Red wine and chocolate.
A delectable duo, no doubt.
But how about a tangy taste of the grape mixed in with the bite-size dessert?
Now that’s truly wine and chocolate.
And it’s a specialty of Whidbey Island’s upcoming annual wine, spirits and chocolate tour when vineyards team up with chocolatiers to create some scrumptious tantalizing treats — and tastings.
“We’re known for our large truffles, very large,” said Greg Martinez, winemaker and owner of Holmes Harbor Cellars in Greenbank. “This year, it will be raspberry ganache with our Syrah. My sister-in-law comes out from California just to make them. “
Scheduled 11 a.m. to 5 p.m. on Feb. 10-11 and 17-18, four wineries and one distillery offer tastings and chocolates as part of the event sponsored by Whidbey Island Vintners & Distillers Association.
Some pop open a new line of wine for the event.
Businesses must make all their wine, liqueur and spirits on Whidbey to qualify for the event. The $25 advance ticket includes a souvenir glass and tastings at five locations.
The ticket can be used over multiple days or both weekends.
“We actually encourage people coming from out of town to take the weekend and stay and enjoy the island,” said Virginia Bloom, who along with husband Ken, owns Blooms Winery and helps organize the tour.
“If you have five places to visit, it can be a lot of wine to take in for one afternoon,” she said. “The hope is they’ll stay the night.”
In addition to Holmes Harbor Cellars and Blooms, the Valentine’s seasonal event includes Comforts of Whidbey Winery, Spoiled Dog and Whidbey Island Distillery, all located in South Whidbey.
So why are chocolate and wine such a divine duo?
“The tannins in the red wine offset the bitters in the dark chocolate,” Martinez explained. “Milk chocolate just doesn’t work.”
Some wineries pair with local chocolate wizards year-round to have sweets on hand.
Spoiled Dog Winery often features Cj & Y Decadent Desserts made in a shared commercial kitchen in Langley.
“We make little chocolate heart cups for the wine tour,” said Yvonne Hurt who owns the business with sister Cj Field. “We infuse their wine into our chocolates. And it’s really fabulous if we do say so ourselves.”
The sisters’ famous chocolate cake with no flour, no gluten and all flavor also might have a wee taste of the vine.
Sweet Mona’s of Langley mixes up the potent spirits of Whidbey Island Distillery with dark chocolate to create what’s been dubbed Manhattan Truffles.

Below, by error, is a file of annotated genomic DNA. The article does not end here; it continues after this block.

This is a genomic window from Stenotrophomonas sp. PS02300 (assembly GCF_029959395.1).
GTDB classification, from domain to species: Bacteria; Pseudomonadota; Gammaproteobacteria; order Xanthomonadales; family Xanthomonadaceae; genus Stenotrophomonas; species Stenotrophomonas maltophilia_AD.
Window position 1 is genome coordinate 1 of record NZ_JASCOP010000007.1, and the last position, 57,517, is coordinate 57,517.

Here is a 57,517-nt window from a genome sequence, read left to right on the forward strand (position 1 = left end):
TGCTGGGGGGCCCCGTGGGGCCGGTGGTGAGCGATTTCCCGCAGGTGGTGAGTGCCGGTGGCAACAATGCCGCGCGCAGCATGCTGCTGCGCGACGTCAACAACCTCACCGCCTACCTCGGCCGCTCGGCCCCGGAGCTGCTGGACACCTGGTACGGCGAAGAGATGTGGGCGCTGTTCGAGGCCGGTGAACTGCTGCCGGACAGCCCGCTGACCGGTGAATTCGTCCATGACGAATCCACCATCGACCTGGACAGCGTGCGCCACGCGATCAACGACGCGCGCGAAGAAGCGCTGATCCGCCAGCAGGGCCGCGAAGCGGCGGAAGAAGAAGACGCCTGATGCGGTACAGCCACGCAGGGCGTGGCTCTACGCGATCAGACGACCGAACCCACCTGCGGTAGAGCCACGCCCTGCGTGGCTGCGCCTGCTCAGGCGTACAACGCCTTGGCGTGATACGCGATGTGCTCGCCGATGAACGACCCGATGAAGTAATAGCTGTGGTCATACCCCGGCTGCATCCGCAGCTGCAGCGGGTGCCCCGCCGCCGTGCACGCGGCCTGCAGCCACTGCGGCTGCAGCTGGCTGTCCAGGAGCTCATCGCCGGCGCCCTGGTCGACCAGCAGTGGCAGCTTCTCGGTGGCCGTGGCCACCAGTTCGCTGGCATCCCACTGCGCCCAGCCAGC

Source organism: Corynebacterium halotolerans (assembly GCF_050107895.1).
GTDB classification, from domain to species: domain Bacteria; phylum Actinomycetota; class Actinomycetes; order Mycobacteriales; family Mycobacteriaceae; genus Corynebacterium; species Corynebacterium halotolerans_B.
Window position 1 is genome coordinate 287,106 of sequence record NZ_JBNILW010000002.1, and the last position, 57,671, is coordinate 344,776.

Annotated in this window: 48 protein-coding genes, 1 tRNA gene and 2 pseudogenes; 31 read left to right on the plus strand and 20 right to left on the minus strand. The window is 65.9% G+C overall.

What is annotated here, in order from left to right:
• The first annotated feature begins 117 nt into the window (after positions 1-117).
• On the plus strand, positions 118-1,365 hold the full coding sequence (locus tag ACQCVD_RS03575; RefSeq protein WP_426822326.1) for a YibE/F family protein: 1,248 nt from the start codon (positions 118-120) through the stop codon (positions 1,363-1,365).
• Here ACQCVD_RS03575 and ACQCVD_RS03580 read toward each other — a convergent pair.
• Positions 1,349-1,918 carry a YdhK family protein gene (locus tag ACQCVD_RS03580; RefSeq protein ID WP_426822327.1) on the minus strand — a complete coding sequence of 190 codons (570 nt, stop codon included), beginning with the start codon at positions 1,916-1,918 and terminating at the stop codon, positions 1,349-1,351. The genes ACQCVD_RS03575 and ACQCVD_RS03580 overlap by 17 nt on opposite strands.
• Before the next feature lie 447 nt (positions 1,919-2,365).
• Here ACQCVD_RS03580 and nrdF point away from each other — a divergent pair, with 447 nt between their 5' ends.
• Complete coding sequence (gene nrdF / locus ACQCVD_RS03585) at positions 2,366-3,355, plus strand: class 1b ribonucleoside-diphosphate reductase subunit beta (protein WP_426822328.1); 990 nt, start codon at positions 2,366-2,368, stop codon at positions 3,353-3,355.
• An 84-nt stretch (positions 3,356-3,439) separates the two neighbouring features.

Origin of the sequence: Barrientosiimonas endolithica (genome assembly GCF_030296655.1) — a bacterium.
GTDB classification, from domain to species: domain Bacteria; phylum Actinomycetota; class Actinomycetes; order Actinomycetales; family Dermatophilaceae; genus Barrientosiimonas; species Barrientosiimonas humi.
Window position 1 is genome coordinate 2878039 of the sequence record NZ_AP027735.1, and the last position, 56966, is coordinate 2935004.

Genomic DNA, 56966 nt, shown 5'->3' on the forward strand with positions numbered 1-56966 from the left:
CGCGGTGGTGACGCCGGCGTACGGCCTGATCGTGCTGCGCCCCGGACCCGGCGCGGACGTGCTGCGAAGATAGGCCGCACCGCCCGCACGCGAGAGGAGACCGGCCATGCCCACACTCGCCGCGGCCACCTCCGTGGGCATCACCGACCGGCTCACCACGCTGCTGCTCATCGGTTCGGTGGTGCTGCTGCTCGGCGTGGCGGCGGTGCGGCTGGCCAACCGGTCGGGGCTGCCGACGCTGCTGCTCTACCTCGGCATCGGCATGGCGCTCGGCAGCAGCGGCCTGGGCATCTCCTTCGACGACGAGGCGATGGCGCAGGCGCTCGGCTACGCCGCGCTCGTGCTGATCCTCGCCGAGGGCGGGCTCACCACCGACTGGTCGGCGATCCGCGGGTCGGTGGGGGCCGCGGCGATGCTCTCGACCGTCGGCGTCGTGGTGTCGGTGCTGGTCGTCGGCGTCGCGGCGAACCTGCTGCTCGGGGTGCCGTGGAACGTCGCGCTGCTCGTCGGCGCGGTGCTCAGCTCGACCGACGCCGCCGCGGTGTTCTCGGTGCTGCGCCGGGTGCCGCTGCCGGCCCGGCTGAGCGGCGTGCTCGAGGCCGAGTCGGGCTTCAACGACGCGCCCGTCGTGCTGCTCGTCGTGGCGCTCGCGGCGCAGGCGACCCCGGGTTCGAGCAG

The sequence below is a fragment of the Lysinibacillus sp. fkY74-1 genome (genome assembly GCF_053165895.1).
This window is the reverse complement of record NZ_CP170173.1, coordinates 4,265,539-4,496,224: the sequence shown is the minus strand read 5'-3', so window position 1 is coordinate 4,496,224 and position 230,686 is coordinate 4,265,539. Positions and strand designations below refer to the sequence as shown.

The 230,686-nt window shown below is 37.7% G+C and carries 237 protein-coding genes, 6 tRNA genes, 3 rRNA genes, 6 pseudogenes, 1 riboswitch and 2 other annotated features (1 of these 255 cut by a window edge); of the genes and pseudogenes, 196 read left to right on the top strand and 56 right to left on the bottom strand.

“It’s a different blend every year and it’s a hit every year,” said Mike Huffman, general manager of Whidbey Island Distillery that makes rye whiskey and four liqueurs. Best known for its Loganberry liqueur, its Blackberry liqueur turned heads when it received a 98 rating by the Beverage Testing Institute.
Open year round, the tiny distillery gives tours daily. Just beyond its tasting bar is a back room where a science experiment appears to have gone awry.
Actually it’s gone rye. As in whiskey made from rye.
The pride of this distillery is its Bunker Rye Whiskey, a combination of rye and barley grain tasting like a single malt Scotch.
When owners Bev and Steve Heising discovered that a conventional huge copper still wouldn’t fit in its renovated bunker building, Steve put his aerospace engineering skills to use.
“So, yes, he’s a real rocket scientist,” Huffman jokes on the tour. “He built a continuous drip still that runs 340 days a year and it’s a really efficient and clean distillery process.”
Similar to a tankless hot water heater that fires up on demand, the system doesn’t consume loads of electricity when it’s essentially turning water and sugar into spirits.
Drip by drip, 5-gallon bottles slowly fill over about three days.
The distillery ultimately bottles about 10,000 bottles of four different liqueurs and 3,000 bottles of whiskey annually.
“It’s really simple but effective and it takes advantage of the beautiful well water we have on the property,” Huffman enthused. “We’re very pristine about our process.”
With many spirited flavors on hand, Huffman likes to craft small cocktails. Tasting rooms can now mix cocktails because of a recent change in state law.
For this seasonal tour that touts Valentine’s Day, he takes a twist on the classic Old Fashioned Cocktail and serves up an Old Fashioned Love Song with a heart-shaped orange peel garnish.
Adding spirits is just one of a few changes occurring over the eight years since the February tour started. It began as a one weekend event, then expanded to two weekends to accommodate the crowds.
More than 550 tickets were sold for the 2017 tour.
“It gets hard to move in here there’s so many people,” Virginia Bloom remarked of Bloom’s small tasting room at Bayview Corner.
Including her new neighbor is this year’s surprise, she said.
That would be Whidbey Dougnuts that opened Oct. 30.
So don’t be surprised if there’s a dark chocolate cake doughnut hole covered in caramel, sugar glaze and sea salt served with your Syrah on this year’s red wine, spirits, chocolate (and doughnut hole) tour.